How to use book reviews for market research
By: Linda Fulkerson
All authors and writers know the importance of reviews. Especially in today’s market, reviews offer “social proof” – validation that a book is worth a reader’s time. Statistics have shown that the more reviews a book has, the more likely others will buy it, because whether readers love it or hate it, a large number of reviews demonstrates that the book is popular. And humans tend to follow the crowd.
When we get a good review, we get excited and it can boost our spirits and motivate us to write more. A bad review can create doubts as to why we even chose to write in the first place. The truth is, reviews are subjective. They are the opinion of the reviewer. But, if we notice a trend – whether positive or negative – then the reviews can be taken more seriously.
Today’s Tip offers a different way to consider reviews – use reviews for market research.
When you read through your reviews, look for those that discuss specifics – scenes, characters, settings (for fiction writers) – concepts and topics (for nonfiction). What do the reviewers say? Which scenes did they enjoy? Which characters did they find shallow or predictable?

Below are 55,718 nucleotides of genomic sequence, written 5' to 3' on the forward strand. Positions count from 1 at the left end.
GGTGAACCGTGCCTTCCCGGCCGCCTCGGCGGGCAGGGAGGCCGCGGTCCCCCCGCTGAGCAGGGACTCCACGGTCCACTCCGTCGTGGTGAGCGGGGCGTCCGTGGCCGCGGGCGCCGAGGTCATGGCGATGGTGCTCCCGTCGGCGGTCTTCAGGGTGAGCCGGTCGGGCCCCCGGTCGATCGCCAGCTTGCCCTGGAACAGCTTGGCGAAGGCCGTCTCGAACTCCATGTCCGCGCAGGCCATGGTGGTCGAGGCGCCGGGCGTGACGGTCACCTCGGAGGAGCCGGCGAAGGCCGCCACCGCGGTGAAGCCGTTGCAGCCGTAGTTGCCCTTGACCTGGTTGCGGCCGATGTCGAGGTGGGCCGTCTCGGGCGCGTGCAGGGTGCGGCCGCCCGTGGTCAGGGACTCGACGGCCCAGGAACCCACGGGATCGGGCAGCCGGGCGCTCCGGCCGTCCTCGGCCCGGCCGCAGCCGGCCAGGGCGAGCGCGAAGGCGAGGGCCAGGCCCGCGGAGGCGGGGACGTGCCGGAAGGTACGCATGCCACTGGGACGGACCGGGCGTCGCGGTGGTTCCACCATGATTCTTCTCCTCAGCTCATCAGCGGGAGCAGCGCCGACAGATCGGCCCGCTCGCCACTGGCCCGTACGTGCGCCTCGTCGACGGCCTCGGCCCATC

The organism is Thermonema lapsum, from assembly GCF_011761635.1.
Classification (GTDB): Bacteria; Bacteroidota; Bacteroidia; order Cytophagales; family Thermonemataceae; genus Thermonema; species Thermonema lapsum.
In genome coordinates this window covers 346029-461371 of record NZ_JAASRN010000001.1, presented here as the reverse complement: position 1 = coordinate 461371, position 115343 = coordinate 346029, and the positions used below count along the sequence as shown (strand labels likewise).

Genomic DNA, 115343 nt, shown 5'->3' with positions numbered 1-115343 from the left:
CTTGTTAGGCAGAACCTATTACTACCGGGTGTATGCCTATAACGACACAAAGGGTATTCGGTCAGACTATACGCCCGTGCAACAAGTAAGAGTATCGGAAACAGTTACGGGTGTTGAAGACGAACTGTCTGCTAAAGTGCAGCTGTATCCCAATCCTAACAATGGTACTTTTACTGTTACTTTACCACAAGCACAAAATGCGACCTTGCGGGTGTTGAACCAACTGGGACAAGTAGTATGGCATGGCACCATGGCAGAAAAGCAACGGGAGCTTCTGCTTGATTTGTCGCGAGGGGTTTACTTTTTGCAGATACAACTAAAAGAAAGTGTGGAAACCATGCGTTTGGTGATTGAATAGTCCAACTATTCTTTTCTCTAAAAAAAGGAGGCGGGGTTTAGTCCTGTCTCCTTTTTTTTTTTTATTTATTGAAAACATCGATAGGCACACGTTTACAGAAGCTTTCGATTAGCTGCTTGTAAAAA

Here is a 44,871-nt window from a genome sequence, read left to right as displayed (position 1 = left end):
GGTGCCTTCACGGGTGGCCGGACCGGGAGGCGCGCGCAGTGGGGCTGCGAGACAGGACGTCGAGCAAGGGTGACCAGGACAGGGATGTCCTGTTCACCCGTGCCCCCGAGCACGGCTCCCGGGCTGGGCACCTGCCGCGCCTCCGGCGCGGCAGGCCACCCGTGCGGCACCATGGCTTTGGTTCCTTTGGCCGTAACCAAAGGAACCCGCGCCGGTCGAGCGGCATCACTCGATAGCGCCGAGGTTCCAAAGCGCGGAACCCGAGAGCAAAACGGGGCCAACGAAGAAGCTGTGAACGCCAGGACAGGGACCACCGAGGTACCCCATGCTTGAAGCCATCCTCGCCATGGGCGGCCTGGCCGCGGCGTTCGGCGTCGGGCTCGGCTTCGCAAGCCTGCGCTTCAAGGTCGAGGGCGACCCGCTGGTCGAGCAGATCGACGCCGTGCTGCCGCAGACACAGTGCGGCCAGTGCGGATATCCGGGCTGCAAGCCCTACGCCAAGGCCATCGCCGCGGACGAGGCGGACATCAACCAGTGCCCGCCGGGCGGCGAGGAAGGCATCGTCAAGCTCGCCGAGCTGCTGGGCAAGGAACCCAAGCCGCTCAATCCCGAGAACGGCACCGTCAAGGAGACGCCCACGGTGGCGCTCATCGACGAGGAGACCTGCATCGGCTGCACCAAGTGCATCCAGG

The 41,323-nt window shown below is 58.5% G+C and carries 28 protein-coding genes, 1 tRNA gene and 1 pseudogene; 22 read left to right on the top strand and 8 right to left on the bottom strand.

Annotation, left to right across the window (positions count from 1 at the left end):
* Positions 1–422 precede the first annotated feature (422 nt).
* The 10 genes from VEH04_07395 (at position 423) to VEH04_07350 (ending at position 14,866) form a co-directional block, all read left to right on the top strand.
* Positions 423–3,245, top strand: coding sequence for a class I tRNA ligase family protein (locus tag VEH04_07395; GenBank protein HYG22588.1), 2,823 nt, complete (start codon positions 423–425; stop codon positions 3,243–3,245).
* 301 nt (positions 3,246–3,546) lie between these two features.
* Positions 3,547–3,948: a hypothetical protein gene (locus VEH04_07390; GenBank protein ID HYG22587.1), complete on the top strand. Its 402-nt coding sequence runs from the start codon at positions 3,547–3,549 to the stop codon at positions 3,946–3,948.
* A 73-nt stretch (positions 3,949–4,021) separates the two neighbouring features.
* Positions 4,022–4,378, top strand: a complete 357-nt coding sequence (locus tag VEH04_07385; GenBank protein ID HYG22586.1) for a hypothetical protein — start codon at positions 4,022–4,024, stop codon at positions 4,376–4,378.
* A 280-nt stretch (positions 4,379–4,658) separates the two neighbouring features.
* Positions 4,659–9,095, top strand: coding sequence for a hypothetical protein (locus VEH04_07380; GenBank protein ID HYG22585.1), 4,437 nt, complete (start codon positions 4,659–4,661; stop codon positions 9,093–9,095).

Now, do a search in Amazon.com, GoodReads, ChristianBook, or other online booksellers and make a list of the top ten books within your genre. Read the reviews for those books. Do you see trends in the types of scenes, characters, topics, etc., that readers like best? Dislike the most?
This list of likes and dislikes of your target audience (those who read within the genre you write for) will give you an idea of what to include more of and omit from your writing.
As writers, we’re often told to write our own stories and ignore what is selling. But the hard facts of marketing show that if we don’t produce what readers want, we’ll sell less books. I’m not condoning the “write to the market” concept – write the story that’s in your heart. But as you write it, be aware of what your readership likes most and least, and include some of their favorite stuff and, if you have scenes and concepts that you know your audience dislikes, consider excluding it. Or rewriting it in a way to make it more market-friendly.